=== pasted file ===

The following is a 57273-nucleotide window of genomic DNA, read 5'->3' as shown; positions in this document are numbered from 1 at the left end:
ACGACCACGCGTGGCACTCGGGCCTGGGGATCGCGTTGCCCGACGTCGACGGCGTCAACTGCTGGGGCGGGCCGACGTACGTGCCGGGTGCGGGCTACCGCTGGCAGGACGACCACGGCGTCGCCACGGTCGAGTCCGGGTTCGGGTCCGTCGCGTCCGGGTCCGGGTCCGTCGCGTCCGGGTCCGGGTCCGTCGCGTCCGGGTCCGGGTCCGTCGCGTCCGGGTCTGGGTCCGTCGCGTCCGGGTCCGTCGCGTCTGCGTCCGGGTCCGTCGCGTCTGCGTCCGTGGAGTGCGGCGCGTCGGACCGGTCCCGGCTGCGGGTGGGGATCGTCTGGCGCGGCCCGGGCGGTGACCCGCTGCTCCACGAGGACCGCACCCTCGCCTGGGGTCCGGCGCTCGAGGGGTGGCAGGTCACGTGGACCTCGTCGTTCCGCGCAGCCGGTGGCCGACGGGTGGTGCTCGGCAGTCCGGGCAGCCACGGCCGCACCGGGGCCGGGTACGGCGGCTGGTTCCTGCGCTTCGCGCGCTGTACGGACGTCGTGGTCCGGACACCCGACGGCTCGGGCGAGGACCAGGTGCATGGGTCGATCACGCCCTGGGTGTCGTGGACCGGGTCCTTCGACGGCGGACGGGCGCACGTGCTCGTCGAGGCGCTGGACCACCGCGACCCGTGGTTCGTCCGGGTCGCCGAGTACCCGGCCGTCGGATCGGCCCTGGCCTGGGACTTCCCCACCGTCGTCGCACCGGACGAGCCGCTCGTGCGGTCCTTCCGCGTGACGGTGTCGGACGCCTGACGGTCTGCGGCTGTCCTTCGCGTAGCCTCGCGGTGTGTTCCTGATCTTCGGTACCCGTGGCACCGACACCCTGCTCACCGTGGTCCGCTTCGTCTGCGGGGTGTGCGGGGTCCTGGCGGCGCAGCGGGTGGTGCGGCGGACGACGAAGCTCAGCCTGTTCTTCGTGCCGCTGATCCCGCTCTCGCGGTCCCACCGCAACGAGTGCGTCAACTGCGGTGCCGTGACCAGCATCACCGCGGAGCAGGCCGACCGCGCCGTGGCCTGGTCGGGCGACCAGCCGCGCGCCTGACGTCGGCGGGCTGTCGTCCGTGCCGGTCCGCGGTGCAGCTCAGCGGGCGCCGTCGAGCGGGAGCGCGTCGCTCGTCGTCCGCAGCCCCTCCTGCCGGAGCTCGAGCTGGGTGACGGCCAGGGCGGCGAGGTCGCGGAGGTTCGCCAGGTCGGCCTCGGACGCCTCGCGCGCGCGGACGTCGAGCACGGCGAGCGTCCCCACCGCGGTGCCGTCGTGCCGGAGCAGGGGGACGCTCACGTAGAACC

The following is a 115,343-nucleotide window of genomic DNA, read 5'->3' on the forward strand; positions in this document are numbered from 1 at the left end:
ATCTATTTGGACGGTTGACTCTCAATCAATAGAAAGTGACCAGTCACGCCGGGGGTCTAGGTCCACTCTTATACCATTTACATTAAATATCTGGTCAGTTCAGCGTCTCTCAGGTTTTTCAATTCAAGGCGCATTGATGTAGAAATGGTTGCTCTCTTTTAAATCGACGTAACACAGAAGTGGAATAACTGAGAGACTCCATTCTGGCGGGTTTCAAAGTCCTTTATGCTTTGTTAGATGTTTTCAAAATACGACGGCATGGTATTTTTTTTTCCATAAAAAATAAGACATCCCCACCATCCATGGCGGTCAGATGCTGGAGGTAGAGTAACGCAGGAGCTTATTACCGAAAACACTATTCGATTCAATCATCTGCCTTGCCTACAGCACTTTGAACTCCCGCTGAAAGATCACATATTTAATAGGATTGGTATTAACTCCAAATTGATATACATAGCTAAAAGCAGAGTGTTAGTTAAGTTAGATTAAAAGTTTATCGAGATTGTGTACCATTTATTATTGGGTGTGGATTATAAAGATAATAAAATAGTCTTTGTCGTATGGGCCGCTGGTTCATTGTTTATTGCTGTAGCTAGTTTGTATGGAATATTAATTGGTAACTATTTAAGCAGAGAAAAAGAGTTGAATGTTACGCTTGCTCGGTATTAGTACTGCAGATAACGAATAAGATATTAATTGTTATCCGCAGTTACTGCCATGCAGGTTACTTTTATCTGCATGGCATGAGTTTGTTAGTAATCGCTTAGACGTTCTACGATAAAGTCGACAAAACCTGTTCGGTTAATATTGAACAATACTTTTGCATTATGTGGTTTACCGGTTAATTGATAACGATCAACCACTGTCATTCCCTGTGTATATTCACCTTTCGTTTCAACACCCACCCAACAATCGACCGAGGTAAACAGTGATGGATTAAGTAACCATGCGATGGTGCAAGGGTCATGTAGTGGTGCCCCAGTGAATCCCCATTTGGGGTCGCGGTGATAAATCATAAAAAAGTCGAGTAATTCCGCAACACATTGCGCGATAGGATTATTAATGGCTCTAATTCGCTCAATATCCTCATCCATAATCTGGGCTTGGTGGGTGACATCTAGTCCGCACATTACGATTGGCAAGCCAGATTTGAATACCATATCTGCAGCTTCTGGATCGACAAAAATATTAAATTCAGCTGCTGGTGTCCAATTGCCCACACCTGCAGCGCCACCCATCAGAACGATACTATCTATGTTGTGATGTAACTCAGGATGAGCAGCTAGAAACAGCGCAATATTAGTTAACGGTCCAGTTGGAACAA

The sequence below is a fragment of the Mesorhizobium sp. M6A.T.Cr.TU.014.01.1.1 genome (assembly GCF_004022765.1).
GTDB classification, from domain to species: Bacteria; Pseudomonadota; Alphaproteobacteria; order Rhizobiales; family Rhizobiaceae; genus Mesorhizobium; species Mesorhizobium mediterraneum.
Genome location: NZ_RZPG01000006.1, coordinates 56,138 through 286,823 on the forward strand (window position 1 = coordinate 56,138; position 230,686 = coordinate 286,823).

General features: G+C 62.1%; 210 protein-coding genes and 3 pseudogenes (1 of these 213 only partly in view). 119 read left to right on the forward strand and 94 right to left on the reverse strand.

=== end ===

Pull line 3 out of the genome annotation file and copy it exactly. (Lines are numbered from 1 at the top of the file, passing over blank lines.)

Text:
The following is a 115,343-nucleotide window of genomic DNA, read 5'->3' on the forward strand; positions in this document are numbered from 1 at the left end: